Social Networking: Be Careful

Do you hate your boss? Have you taken a sick day just so you can stay at home and enjoy the latest blockbuster? If so, you’d be wise not to post this information on social media networks, writes Luke Forsyth, Senior Legal Officer at the Queensland Nurses Union.

Barely a week goes by without a story in the media about employees who have been terminated or disciplined as a result of comments they have made on Facebook, MySpace or other social networking websites.

The explosive growth in social networking as a means of communication is legally unexplored territory and is a source of headaches and heartache for both employers and employees.

Nurses and midwives, like everyone else, have flocked to using social networking websites as a means of communicating with friends, family and colleagues.

But NSWNA members need to be aware that their activities on social networking websites can come back to bite them in the workplace.

Recently the NSW Department of Corrective Services threatened to sack prison officers over a post they made to a Facebook group criticising their bosses and the NSW State Government’s plan to privatise a number of prisons.

Their union has accused the Department of trying to intimidate prison officers to stifle dissent as well as invading the private lives of the Department’s employees.

‘Social networking websites are also being used by employers and recruiters to screen potential employees.’

In March this year a Telstra employee was disciplined because of comments he posted on Twitter.

In recent times employees have been fired for making derogatory comments in relation to their boss, noting that they were ‘chucking a sickie’ in their status update and criticising their boss or co-workers on their Facebook page.

The pictures that may be posted on social networking pages, or videos on websites such as YouTube, can also cause havoc with a nurse’s or midwife’s employment. Last year a number of employees of a KFC in California were fired after they posted images of themselves having a bath in the sink of the KFC store where they worked.

The law has been unable yet to develop a consistent approach to what is and is not inappropriate conduct by employers and employees in relation to the material published by employees on social networking websites.

It is still struggling to come to grips with the conundrums presented by social networking websites in relation to a range of legal issues from employment law, privacy law and copyright law. In relation to employment, this relies on possible antiquated or inappropriate established common law principles.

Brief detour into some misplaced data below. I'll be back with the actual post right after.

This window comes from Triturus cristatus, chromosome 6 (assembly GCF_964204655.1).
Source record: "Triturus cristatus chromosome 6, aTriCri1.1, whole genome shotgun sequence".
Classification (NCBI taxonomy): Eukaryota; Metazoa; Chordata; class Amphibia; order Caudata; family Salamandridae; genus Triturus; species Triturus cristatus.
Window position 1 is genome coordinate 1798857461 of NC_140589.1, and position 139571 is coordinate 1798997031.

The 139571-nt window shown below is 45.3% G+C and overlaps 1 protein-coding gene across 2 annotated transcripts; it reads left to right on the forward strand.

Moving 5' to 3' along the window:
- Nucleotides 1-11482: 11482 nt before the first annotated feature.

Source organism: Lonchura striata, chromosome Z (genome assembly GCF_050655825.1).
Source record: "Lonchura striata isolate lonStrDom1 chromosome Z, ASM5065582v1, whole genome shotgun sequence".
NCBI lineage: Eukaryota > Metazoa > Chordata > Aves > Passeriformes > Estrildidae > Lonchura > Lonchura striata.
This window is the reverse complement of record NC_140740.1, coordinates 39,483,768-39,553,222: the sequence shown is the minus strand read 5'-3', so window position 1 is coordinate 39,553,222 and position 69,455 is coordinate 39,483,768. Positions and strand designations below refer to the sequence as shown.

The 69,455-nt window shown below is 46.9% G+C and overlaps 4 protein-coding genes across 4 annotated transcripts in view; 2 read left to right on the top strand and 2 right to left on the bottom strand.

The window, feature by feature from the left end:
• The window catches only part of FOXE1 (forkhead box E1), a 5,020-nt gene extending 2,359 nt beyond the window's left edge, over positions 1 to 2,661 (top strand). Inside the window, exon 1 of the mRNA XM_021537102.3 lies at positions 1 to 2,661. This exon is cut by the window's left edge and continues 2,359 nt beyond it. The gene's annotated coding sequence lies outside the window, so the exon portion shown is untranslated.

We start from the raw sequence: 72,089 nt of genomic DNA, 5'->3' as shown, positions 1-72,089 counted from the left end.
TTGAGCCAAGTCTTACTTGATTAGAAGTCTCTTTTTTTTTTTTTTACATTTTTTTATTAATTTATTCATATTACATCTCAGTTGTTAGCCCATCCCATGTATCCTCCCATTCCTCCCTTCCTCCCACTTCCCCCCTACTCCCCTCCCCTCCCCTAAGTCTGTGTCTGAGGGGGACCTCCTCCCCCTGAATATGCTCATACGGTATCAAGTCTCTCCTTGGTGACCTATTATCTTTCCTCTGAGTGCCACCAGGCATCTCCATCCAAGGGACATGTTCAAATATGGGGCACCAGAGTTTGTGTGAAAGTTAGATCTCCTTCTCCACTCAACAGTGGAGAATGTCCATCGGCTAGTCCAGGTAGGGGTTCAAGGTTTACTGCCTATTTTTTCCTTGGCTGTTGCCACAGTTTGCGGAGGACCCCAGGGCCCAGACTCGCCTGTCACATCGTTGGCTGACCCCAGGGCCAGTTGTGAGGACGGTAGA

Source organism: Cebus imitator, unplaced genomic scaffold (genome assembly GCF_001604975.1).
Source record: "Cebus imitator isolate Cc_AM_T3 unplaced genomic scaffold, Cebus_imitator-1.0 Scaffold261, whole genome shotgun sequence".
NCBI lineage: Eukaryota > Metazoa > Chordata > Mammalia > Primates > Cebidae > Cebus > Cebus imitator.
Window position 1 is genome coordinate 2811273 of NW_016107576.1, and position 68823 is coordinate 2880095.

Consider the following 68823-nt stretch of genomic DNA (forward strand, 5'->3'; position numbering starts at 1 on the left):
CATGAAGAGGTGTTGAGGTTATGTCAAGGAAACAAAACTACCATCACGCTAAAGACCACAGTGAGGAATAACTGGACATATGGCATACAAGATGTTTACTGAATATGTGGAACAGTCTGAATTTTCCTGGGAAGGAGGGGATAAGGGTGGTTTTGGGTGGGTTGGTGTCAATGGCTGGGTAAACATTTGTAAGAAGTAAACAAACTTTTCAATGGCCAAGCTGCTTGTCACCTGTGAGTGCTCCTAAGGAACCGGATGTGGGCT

The ability of an employer to discipline an employee for out-of-hours conduct is restricted. In the decision of Rose v Telstra Corporation Limited, Vice-President Ross of the Australian Industrial Relations Commission (AIRC), after considering the historical aspects of the employment relationship, provided a useful guide as to when out-of-hours conduct may be a valid ground for termination.

VP Ross found that only in limited circumstances may an employee’s employment be validly terminated because of out-of-hours conduct. The circumstances would have to be where the conduct was such that, viewed objectively, it is likely to cause serious damage to the relationship between the employer and the employee, the conduct damages the employer’s interest, or the conduct is incompatible with the employee’s duty as an employee.

A recent decision in the AIRC saw an employee reinstated to his employment at a Victorian supermarket after he was deemed to have been unfairly dismissed for his participation in a YouTube video that showed skylarking during the night filling of the supermarket.

Social networking websites are also being used by employers and recruiters to screen potential employees. A recent US survey found that 45% of employers and recruiters were conducting internet searches of applicants’ social networking web pages.

Employers have been slow to deal with the potential implications of their employees communicating and publishing information on social networking websites.

However, you can be certain that IT policies, codes of conduct and other documents that regulate your employment as a nurse will soon be updated in an attempt to ensure that you do not make comments disparaging to your employer or breach the privacy of your patients.

Always remember that you could be held accountable for your conduct published on your social networking page, which is accessible to the general public.

Tips For Using Social Media Sites

There are a number of simple rules that nurses and midwives should follow in relation to their use of social networking websites:

  • ensure the privacy settings on the website do not allow open public access;
  • don’t talk about confidential patient or work information on your website;
  • don’t publish photographs of yourself engaging in illegal, offensive or inappropriate activity;
  • don’t post photographs of yourself engaging in conduct in the workplace which you know would be deemed inappropriate by your employer. The same goes for comments;
  • don’t add new friends on your website when off work sick;
  • don’t fake a sick day and announce it on your website;
  • don’t criticise your place of employment, clients or patients on your website;
  • don’t use your website to criticise your boss or other workmates;
  • don’t make comments that clearly identify your employer and bring your employer into disrepute on your website;
  • don’t update your website status about something work-related;
  • don’t post compromising photos of yourself or join questionable groups on a social networking website;
  • DO try to avoid using your real name on your website.

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